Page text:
The ARM64 platform supports ARM-NEON using the same intrinsics as the ARM (32-bit) platform. The Windows on ARM (32-bit) platform assumes support for ARMv7, ARM-NEON, and VFPv3. The Windows on ARM (64-bit) platform assumes support for ARMv8, ARM-NEON, and VFPv4.
The ARMv8 instruction set implies support for several useful intrinsics for DirectXMath data types:
- vector divide:
- vector rounding:
- half-precision conversion:
- fused-multiply and accumulate:
In ARM (32-bit), vector division had to be implemented using multiply-by-reciprocal with 2 or 3 iterations of Newton-Raphson refinement which is less precise. For the ARM64 platform, I was able to replace all uses of divide in non-Est functions with a ‘true divide’ in XMVectorDivide, XMVectorReciprocal, and in the implementation for a number of other functions.
For ARM (32-bit) I used a number of tricks to perform the rounding operations. With the ARM64 platform, I can use the new intrinsics to implement XMVectorRound, XMVectorTruncate, XMVectorFloor, and XMVectorCeiling.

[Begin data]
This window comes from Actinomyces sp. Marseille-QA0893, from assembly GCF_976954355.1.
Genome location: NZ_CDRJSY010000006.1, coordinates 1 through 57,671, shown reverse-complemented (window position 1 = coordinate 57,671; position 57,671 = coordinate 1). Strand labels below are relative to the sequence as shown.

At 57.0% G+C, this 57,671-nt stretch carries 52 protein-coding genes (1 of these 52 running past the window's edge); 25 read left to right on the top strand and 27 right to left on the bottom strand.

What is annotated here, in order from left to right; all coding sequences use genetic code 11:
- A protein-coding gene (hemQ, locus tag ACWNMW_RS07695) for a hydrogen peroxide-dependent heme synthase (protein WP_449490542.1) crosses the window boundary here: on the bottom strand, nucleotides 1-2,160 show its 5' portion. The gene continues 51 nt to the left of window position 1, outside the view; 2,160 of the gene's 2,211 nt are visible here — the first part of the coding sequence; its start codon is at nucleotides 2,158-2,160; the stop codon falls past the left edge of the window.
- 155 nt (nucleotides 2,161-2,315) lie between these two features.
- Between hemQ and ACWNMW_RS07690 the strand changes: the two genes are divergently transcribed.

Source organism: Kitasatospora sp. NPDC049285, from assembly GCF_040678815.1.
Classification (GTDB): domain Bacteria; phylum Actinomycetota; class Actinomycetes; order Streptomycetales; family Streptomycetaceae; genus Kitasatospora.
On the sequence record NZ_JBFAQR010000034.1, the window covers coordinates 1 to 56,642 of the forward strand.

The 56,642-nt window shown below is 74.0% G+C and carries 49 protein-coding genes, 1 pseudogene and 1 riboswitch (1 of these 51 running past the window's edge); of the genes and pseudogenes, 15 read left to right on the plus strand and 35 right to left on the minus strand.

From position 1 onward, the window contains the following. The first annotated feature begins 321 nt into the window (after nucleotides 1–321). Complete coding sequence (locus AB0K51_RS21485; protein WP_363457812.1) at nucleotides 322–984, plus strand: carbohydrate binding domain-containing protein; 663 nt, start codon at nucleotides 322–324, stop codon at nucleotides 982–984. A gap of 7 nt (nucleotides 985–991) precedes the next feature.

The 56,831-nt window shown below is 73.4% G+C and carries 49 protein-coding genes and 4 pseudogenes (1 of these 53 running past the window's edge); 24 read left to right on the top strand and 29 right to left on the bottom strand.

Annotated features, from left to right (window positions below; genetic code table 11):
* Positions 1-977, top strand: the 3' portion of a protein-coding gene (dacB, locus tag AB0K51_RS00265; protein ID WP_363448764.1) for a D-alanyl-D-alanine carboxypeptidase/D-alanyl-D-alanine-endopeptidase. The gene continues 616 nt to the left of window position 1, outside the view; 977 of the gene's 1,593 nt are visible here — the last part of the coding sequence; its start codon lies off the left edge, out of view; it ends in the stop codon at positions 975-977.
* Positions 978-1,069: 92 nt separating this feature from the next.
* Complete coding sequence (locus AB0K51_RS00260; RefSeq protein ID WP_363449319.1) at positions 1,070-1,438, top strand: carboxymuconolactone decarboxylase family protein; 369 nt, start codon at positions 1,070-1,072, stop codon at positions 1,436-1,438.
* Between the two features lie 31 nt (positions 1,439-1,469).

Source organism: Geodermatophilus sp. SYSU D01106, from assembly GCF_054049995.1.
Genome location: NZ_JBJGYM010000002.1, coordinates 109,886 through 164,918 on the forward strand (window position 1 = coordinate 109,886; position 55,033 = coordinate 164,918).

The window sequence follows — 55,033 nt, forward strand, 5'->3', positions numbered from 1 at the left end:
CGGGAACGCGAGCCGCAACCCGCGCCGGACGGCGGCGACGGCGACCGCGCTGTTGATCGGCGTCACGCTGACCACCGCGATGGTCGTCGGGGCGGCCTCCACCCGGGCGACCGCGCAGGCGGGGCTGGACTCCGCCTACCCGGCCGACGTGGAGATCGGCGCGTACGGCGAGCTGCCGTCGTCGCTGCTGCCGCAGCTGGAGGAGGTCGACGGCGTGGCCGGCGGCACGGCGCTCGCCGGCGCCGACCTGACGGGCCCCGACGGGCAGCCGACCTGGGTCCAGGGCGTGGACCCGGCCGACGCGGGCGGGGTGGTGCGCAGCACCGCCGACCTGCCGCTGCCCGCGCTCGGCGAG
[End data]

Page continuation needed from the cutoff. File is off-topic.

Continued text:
The half-precision conversion intrinsics are used when building for the ARM64 platform to implement XMConvertHalfToFloat, XMConvertFloatToHalf, XMConvertHalfToFloatStream, and XMConvertFloatToHalfStream.
- DirectXMath 3.07 was the first version to include basic ARM64 support using the same ARM-NEON implementation as used for ARM (32-bit).
- DirectXMath 3.10 uses ARMv8 intrinsics when building the ``_M_ARM64`` architecture for optimizations of specific functions including the new XMVectorSum horizontal add function.
- DirectXMath 3.12 uses ARM64 fused-multiply and accumulate to implement XMVectorMultiplyAdd and XMVectorNegativeMultiplySubtract on the ARM64 platform.
- DirectXMath 3.13 - 3.16 cleaned up the ARM-NEON implementation for better compiler portability for clang/LLVM and GNUC.